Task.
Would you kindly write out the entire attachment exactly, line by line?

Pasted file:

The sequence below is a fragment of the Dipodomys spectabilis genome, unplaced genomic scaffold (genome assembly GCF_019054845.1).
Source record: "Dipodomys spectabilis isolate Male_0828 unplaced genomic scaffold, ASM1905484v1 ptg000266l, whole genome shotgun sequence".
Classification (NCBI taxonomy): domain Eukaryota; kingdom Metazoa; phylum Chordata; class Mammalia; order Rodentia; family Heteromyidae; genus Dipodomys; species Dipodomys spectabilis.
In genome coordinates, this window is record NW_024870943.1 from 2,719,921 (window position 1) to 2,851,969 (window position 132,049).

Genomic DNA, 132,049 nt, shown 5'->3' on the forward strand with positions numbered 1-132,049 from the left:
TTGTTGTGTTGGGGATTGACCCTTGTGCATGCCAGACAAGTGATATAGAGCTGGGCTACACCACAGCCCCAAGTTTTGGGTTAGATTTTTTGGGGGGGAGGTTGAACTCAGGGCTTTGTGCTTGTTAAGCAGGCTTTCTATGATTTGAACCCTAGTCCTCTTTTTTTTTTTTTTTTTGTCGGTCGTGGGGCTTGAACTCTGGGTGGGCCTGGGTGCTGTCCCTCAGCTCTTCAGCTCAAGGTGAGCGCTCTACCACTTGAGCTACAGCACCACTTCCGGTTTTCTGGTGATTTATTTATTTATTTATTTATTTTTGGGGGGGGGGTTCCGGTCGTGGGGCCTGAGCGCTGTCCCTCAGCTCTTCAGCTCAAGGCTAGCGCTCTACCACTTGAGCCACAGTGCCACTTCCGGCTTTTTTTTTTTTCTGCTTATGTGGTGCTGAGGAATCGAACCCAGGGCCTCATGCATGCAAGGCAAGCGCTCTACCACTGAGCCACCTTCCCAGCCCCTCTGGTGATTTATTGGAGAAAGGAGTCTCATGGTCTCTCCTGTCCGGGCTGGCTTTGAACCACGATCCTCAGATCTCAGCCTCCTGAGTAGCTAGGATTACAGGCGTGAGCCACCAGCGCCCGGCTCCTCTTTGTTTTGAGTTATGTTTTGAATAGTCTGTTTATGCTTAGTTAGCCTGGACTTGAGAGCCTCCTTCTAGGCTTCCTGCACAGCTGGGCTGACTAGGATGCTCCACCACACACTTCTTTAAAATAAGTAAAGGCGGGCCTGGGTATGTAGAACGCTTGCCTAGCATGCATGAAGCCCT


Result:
The sequence below is a fragment of the Dipodomys spectabilis genome, unplaced genomic scaffold (genome assembly GCF_019054845.1).
Source record: "Dipodomys spectabilis isolate Male_0828 unplaced genomic scaffold, ASM1905484v1 ptg000266l, whole genome shotgun sequence".
Classification (NCBI taxonomy): domain Eukaryota; kingdom Metazoa; phylum Chordata; class Mammalia; order Rodentia; family Heteromyidae; genus Dipodomys; species Dipodomys spectabilis.
In genome coordinates, this window is record NW_024870943.1 from 2,719,921 (window position 1) to 2,851,969 (window position 132,049).

Genomic DNA, 132,049 nt, shown 5'->3' on the forward strand with positions numbered 1-132,049 from the left:
TTGTTGTGTTGGGGATTGACCCTTGTGCATGCCAGACAAGTGATATAGAGCTGGGCTACACCACAGCCCCAAGTTTTGGGTTAGATTTTTTGGGGGGGAGGTTGAACTCAGGGCTTTGTGCTTGTTAAGCAGGCTTTCTATGATTTGAACCCTAGTCCTCTTTTTTTTTTTTTTTTTGTCGGTCGTGGGGCTTGAACTCTGGGTGGGCCTGGGTGCTGTCCCTCAGCTCTTCAGCTCAAGGTGAGCGCTCTACCACTTGAGCTACAGCACCACTTCCGGTTTTCTGGTGATTTATTTATTTATTTATTTATTTTTGGGGGGGGGGTTCCGGTCGTGGGGCCTGAGCGCTGTCCCTCAGCTCTTCAGCTCAAGGCTAGCGCTCTACCACTTGAGCCACAGTGCCACTTCCGGCTTTTTTTTTTTTCTGCTTATGTGGTGCTGAGGAATCGAACCCAGGGCCTCATGCATGCAAGGCAAGCGCTCTACCACTGAGCCACCTTCCCAGCCCCTCTGGTGATTTATTGGAGAAAGGAGTCTCATGGTCTCTCCTGTCCGGGCTGGCTTTGAACCACGATCCTCAGATCTCAGCCTCCTGAGTAGCTAGGATTACAGGCGTGAGCCACCAGCGCCCGGCTCCTCTTTGTTTTGAGTTATGTTTTGAATAGTCTGTTTATGCTTAGTTAGCCTGGACTTGAGAGCCTCCTTCTAGGCTTCCTGCACAGCTGGGCTGACTAGGATGCTCCACCACACACTTCTTTAAAATAAGTAAAGGCGGGCCTGGGTATGTAGAACGCTTGCCTAGCATGCATGAAGCCCT